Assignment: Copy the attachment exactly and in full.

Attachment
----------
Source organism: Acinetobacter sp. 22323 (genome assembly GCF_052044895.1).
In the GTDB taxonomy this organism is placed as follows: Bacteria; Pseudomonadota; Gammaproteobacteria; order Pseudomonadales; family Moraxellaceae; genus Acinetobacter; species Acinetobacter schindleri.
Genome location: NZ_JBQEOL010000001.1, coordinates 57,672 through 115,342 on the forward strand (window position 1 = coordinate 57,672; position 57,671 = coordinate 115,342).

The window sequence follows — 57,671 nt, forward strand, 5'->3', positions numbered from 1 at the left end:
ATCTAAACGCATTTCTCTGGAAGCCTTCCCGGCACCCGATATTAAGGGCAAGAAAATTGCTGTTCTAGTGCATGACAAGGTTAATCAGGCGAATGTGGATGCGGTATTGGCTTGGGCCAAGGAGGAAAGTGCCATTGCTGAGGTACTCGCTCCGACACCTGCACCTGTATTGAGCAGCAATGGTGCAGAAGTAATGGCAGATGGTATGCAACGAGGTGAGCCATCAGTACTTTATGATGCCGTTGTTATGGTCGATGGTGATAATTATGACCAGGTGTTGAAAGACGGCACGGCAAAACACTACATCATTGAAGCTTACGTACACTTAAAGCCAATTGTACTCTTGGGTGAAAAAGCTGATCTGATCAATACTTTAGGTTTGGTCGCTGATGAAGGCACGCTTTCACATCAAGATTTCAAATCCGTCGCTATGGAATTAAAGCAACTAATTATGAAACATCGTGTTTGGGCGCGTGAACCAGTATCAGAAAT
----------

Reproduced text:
Source organism: Acinetobacter sp. 22323 (genome assembly GCF_052044895.1).
In the GTDB taxonomy this organism is placed as follows: Bacteria; Pseudomonadota; Gammaproteobacteria; order Pseudomonadales; family Moraxellaceae; genus Acinetobacter; species Acinetobacter schindleri.
Genome location: NZ_JBQEOL010000001.1, coordinates 57,672 through 115,342 on the forward strand (window position 1 = coordinate 57,672; position 57,671 = coordinate 115,342).

The window sequence follows — 57,671 nt, forward strand, 5'->3', positions numbered from 1 at the left end:
ATCTAAACGCATTTCTCTGGAAGCCTTCCCGGCACCCGATATTAAGGGCAAGAAAATTGCTGTTCTAGTGCATGACAAGGTTAATCAGGCGAATGTGGATGCGGTATTGGCTTGGGCCAAGGAGGAAAGTGCCATTGCTGAGGTACTCGCTCCGACACCTGCACCTGTATTGAGCAGCAATGGTGCAGAAGTAATGGCAGATGGTATGCAACGAGGTGAGCCATCAGTACTTTATGATGCCGTTGTTATGGTCGATGGTGATAATTATGACCAGGTGTTGAAAGACGGCACGGCAAAACACTACATCATTGAAGCTTACGTACACTTAAAGCCAATTGTACTCTTGGGTGAAAAAGCTGATCTGATCAATACTTTAGGTTTGGTCGCTGATGAAGGCACGCTTTCACATCAAGATTTCAAATCCGTCGCTATGGAATTAAAGCAACTAATTATGAAACATCGTGTTTGGGCGCGTGAACCAGTATCAGAAAT